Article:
In the afternoon, we had a chat with the farmers about migration. We have become increasingly aware of the mass exodus of people out of Latin America and begun to see the hardships migrants face in the cities and borders. In the case of the Marlin Mine, people are leaving because their homes and livelihoods are disappearing. Up in the mountains though, young people leave in search of more money. Stories are still circulated from the civil war in the 80’s when people could cross into the States a lot easier, find great jobs, buy a house, and make a lot of money. It seems that it is still the hope for many that reaching the States is the answer to their problems and prosperity will await them. If you have listened to any speeches from Trump and his take on migrants, you will know that the U.S. is not waiting with open arms. Unfortunately, many who leave home never come back and so it is assumed they are dead. (More on what happens to migrants as they travel will be posted when we get closer to the Northern Mexico border) The farmers sounded hopeful though, that with the introduction of sustainable farming, their children will have more reason to stay and be on the land of their ancestors. They don’t want to lose their children, so it is important to have something worth staying for. The exciting thing is, when new members to the community arrive or children return home, the whole village welcomes them by helping to build their house and giving them seeds to start their crops.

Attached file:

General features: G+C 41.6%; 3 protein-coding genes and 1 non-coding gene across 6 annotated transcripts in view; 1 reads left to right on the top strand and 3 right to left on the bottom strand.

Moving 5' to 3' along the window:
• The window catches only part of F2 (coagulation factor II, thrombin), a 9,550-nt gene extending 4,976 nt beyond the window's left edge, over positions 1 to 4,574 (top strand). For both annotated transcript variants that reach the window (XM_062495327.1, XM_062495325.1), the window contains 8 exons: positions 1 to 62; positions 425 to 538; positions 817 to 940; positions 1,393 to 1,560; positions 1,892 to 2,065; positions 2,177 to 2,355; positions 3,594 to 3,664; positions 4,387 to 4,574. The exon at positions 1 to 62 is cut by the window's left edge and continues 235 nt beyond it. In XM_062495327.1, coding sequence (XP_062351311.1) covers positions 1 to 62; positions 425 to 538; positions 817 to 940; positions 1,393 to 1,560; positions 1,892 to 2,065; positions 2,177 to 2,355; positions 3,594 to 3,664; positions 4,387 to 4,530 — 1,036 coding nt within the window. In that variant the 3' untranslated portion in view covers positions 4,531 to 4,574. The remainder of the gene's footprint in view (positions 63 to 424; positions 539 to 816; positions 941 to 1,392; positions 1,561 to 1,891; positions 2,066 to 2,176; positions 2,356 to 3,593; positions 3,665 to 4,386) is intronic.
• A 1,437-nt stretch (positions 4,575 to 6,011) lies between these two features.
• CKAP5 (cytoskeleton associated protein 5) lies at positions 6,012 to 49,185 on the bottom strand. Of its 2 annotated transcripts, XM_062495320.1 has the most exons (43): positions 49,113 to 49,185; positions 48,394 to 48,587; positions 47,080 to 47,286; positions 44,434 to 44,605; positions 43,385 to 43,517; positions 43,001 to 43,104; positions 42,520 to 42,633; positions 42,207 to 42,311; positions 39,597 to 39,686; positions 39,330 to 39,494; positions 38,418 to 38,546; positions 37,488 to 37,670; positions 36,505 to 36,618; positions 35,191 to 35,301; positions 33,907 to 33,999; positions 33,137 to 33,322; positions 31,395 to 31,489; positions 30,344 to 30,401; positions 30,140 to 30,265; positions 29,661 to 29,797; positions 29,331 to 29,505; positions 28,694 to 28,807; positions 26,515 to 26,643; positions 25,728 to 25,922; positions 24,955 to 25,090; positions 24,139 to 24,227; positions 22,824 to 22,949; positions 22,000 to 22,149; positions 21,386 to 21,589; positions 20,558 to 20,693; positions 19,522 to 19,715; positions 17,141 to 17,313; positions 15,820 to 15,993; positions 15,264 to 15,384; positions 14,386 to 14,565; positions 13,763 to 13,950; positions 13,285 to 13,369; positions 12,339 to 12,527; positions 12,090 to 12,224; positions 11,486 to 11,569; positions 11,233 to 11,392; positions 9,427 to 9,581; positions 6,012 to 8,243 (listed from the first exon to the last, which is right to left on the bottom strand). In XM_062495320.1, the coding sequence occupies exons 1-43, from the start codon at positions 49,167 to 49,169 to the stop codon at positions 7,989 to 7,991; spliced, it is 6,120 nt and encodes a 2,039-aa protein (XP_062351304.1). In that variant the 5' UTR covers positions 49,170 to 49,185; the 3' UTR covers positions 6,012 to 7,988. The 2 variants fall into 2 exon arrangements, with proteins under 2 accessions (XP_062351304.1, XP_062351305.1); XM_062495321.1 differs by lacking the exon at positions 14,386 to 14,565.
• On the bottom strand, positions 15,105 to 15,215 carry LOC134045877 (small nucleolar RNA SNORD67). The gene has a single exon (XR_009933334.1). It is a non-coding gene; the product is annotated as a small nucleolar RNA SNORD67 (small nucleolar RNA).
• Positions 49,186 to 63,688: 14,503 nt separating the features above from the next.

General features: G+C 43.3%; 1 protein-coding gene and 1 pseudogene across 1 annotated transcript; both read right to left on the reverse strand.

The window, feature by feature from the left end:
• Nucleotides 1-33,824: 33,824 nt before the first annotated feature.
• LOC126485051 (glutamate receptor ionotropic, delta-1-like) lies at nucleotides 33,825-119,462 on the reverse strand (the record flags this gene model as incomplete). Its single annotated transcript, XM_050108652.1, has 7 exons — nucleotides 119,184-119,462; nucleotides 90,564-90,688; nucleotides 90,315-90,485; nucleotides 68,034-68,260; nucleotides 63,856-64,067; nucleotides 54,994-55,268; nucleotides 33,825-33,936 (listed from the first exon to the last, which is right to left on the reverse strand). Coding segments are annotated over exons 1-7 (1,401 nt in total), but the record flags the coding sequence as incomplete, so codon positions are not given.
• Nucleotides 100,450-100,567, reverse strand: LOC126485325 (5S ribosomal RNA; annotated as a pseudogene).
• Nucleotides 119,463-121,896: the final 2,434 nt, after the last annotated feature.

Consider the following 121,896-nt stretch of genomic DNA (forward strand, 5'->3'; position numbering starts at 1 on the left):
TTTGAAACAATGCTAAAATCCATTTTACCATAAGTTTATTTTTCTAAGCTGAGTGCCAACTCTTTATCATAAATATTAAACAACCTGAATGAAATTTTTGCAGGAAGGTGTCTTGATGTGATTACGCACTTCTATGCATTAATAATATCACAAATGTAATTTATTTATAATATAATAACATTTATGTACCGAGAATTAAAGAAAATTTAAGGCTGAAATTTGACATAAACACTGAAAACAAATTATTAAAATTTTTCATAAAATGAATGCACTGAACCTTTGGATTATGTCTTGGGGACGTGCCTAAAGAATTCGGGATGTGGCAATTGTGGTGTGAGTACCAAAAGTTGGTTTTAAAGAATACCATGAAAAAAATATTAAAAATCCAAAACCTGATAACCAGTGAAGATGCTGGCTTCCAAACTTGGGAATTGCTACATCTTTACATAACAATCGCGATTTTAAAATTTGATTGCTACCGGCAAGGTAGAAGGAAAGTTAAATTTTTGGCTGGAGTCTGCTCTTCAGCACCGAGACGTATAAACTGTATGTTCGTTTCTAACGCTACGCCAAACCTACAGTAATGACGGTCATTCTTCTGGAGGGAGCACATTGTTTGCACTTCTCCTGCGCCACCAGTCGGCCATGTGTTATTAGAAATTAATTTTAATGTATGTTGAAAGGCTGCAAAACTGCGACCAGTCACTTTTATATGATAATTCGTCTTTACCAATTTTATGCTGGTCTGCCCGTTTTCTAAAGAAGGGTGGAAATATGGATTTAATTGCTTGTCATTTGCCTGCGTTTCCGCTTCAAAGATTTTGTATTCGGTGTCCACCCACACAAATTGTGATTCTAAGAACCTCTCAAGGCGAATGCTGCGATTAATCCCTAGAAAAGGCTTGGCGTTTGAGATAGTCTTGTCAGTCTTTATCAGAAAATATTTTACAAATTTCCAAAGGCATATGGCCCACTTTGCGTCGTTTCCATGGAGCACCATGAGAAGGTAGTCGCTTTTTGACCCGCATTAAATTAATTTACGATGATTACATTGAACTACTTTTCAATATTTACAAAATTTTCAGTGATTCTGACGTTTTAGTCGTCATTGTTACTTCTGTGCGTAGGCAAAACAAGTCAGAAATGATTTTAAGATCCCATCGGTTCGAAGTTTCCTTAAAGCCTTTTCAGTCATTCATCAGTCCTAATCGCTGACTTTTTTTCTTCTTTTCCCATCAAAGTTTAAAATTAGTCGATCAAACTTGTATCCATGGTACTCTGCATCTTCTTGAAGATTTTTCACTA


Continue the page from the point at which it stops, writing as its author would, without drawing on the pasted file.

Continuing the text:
Verli, Bryan, and Emily playing in a tree.

I am incredibly inspired by the hard-working people of Tonina and so grateful I got to see first-hand the importance of small-scale, organic farming. I think it has now given me a voice to what I already knew to be true. Caring for, living off of, and being thankful for the land we occupy is what is needed to heal the world. For me, I will start by planting my mini urban garden on my patio. Who knows where this will take me!